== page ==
“When I removed it I did not notice that one of the confederates had already attached the wire to it. They followed me back to the bonfire ground, knowing full well that I would not wait a while for them, and then start the business of the night—lighting the fire.
“Never in my life have I had such a lesson in the value of private property. . . Incidentally I might remark that that was my last Halloween celebration of a destructive nature! Afterward I contented myself with parties of a milder and more lawful nature.”– Senator Atlee Pomerene, quoted in the Evening Star, October 26, 1913
What have we learned? Property damage is bad, sure, but more importantly: If your friends abandon you in a creepy field at midnight, you should probably just go home and make some new friends.
Senator Pomerene wasn’t the only one with a horrifying Halloween haunting:
After this story the investigator into the ways of witches with public men went to the office of Senator [John] Shafroth of Colorado, who enjoys the reputation of being a singularly solid and non-believing man who takes care of the facts and leaves the fancies to themselves.
“What was your greatest Halloween experience?” the investigator inquired.
“That is a question,” replied the senator, “that is fraught with sorrow in my memory.” There was a pause. “I think,” he said, reflectively, “that Halloween should be abolished. It is a dangerous thing to stir up the witches and the sprites. One can never tell where it will end. . .”
Oh yes, one can: bonfires, haunted gates and character-building experiences, obviously.
“By the way,” continued the senator, “did I ever tell you that I hold a world’s record for running the half-mile distance? . . . this is how it came about:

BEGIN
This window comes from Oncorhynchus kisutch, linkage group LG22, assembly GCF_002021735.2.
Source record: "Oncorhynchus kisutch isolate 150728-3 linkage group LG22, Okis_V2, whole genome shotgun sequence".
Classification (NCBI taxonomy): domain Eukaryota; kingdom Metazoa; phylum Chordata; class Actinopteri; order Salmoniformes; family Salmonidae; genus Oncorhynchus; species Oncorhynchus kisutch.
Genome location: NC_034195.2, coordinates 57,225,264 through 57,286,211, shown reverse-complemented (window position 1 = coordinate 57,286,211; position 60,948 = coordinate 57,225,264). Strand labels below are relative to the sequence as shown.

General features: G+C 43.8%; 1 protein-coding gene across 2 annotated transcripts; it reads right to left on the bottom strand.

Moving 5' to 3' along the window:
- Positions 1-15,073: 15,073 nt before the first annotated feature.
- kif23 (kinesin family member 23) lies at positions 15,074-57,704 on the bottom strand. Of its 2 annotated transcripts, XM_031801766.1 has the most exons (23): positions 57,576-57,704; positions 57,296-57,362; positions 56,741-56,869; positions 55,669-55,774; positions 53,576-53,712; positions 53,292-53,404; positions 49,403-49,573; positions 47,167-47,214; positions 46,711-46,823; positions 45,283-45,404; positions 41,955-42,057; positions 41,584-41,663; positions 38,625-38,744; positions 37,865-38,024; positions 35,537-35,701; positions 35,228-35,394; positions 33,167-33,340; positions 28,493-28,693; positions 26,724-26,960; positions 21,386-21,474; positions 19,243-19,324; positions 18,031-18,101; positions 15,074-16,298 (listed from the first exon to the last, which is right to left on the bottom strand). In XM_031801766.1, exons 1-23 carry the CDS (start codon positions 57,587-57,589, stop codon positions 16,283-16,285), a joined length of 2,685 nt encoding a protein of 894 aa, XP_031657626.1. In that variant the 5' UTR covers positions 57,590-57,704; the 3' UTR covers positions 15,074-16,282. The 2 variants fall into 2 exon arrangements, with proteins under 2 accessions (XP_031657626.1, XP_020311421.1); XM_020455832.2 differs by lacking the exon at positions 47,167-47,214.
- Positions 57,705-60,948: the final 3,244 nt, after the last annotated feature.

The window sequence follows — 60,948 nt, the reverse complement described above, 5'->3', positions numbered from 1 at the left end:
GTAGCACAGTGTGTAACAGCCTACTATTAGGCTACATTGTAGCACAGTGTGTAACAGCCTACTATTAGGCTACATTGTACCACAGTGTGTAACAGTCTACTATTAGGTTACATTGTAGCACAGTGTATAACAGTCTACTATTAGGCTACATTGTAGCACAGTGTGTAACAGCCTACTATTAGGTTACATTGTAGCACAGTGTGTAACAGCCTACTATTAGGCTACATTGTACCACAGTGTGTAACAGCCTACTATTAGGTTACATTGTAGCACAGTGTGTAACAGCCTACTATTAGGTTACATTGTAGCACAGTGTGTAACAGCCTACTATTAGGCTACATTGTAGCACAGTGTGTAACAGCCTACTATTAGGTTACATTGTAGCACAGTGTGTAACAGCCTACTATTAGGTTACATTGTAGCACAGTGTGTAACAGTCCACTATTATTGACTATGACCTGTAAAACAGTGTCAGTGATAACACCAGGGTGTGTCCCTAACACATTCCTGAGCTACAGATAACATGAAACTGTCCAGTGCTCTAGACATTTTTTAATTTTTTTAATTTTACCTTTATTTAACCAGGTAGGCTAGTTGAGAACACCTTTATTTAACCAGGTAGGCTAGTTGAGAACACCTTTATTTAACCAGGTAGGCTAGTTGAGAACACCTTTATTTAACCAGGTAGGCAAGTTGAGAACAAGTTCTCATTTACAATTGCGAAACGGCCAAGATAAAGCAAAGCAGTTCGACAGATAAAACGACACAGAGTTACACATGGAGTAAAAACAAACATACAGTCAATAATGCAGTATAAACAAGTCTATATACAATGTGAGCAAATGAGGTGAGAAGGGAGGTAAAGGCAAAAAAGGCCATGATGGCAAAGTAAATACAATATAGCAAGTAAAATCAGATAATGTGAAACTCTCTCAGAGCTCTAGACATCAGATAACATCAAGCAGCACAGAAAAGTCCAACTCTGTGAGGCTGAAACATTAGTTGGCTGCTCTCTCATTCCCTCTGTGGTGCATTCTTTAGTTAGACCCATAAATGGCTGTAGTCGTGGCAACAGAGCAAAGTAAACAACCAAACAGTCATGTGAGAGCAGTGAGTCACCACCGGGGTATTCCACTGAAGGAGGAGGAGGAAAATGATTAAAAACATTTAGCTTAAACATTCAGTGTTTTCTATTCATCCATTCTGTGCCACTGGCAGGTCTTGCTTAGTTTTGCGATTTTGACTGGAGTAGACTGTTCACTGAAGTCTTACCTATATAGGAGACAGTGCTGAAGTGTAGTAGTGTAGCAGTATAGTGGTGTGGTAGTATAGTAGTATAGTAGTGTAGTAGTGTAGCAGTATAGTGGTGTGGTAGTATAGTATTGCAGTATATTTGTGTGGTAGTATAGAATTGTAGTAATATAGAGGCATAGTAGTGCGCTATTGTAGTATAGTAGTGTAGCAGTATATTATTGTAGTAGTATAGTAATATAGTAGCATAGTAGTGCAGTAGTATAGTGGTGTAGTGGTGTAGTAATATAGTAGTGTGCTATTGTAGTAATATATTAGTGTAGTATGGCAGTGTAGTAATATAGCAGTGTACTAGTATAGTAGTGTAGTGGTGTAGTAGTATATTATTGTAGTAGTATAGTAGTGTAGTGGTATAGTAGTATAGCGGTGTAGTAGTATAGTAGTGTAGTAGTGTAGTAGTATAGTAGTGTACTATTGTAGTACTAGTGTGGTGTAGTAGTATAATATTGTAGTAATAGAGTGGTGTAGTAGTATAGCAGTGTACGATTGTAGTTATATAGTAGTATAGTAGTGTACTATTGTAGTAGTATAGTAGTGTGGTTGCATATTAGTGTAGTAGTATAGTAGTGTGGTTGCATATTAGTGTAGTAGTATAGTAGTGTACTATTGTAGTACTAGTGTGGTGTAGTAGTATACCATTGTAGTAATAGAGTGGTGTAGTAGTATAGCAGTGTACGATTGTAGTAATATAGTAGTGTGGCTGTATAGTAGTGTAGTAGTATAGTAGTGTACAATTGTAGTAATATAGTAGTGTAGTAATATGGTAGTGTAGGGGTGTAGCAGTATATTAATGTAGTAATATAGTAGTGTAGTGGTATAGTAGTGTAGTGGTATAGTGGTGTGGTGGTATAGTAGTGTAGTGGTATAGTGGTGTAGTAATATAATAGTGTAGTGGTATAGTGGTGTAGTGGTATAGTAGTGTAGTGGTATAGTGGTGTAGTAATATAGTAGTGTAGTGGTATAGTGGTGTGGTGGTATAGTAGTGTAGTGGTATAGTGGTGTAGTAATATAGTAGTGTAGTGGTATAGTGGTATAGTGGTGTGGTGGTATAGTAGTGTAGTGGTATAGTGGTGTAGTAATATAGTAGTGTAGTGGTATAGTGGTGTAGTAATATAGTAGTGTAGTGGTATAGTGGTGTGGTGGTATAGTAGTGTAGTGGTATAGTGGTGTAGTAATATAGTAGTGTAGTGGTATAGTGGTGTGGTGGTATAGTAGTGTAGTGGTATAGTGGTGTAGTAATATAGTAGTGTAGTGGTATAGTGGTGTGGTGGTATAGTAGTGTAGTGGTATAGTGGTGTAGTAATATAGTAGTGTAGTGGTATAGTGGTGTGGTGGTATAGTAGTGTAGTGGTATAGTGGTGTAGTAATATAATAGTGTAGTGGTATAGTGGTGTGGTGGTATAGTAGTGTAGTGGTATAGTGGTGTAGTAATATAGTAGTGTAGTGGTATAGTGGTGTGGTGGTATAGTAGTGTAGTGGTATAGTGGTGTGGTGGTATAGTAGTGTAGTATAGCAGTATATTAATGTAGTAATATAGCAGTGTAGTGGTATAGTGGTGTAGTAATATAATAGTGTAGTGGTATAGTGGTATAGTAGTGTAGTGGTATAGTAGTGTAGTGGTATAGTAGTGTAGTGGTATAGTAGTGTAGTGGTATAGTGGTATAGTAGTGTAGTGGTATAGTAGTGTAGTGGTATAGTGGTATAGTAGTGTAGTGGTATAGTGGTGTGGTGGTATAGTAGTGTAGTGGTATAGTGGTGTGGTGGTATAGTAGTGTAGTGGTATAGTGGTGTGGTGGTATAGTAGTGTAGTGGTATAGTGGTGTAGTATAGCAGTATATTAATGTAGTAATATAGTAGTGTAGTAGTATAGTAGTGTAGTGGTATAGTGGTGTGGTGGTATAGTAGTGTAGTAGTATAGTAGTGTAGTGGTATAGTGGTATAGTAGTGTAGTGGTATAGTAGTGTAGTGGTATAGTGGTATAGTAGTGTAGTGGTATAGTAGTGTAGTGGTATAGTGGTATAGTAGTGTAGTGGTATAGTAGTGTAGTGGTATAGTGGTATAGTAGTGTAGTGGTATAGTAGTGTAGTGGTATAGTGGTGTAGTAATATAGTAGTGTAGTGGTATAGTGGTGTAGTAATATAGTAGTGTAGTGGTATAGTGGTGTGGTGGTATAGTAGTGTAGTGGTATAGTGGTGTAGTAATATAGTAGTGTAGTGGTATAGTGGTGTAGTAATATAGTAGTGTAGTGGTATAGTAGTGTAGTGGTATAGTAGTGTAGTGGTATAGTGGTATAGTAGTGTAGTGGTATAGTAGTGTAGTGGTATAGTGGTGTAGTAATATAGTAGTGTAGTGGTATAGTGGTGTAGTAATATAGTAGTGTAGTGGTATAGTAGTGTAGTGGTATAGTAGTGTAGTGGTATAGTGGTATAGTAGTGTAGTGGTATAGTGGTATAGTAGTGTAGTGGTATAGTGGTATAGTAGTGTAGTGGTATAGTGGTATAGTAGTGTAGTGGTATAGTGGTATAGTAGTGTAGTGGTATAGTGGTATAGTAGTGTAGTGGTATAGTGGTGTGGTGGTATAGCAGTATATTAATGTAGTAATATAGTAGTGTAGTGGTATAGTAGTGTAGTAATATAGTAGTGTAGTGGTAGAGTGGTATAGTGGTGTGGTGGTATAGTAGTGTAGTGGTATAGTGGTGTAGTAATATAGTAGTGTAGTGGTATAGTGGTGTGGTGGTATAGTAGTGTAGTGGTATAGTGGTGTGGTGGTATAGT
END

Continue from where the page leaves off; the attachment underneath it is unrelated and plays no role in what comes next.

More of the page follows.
“Some years ago, a great many, in fact, when I was a boy, I attended a Halloween party near our house and after remaining there until about 11 o’clock I started on my way homeward. It was a rather dark walk in those days, for the electric and gas lights were not then small town luxuries.
“Coming along the blackened road on a cloudy Halloween night. . . I got as far as the long lane which led to our house when I beheld something flickering in the trees. At first I paid no attention to it.
Cue the creepy music.
“Then, as I got nearer, I gazed up and there, apparently sitting on a branch of a tree, was a hideous yellow glaring face, fixed in a deadly grin. The body was of white. Even as I watched it, I could see it sway from side to side like some great bird.
“I was so terrified that I could not move. I looked again at the creature, which seemed to be bending down toward me. Its eyes were a glowing red, like the fires of the inferno. Its nose was a glowing blue. The cavernous mouth was simply a ghastly slit without shape.
“Even as I was taking my last look the thing lurched toward me and fell almost into my arms. It was then that I broke the world’s record for the half mile. I say half mile; it may have been more. I never attempted to calculate exactly the distance which I put between myself and the creature.
Good enough for me. The world’s worst gym teacher might disagree, but I’d give him the gold medal.
“The next morning I returned to the spot, still trembling, and examined the eerie thing. It was a cleverly devised pumpkin head with colored glass for the eyes and nose. Four candles were so arranged in it as to give an almost human expression to the eyes. A long sheet was the body.”
The senator paused. “I have always regretted,” he concluded, “that it was not possible for me to have had a stop-watch on the half mile which I ran. I believe this to be the most wonderful part of the whole adventure.”– Senator John Shafroth, quoted in the Evening Star, October 26, 1913
If you’re venturing out in search of candy this year, take a page from Senator Shafroth and bring along a stopwatch. You might not be able to outrun coronavirus, but you can definitely beat a disembodied pumpkin—and might as well break a world record while you’re at it.
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Disclaimer: The modern era is far from the first to grapple with rampant “fake news.” As I am neither a historian nor journalist, I make no claims about the accuracy or lack thereof of the above sources. I assert only that they make for a good story.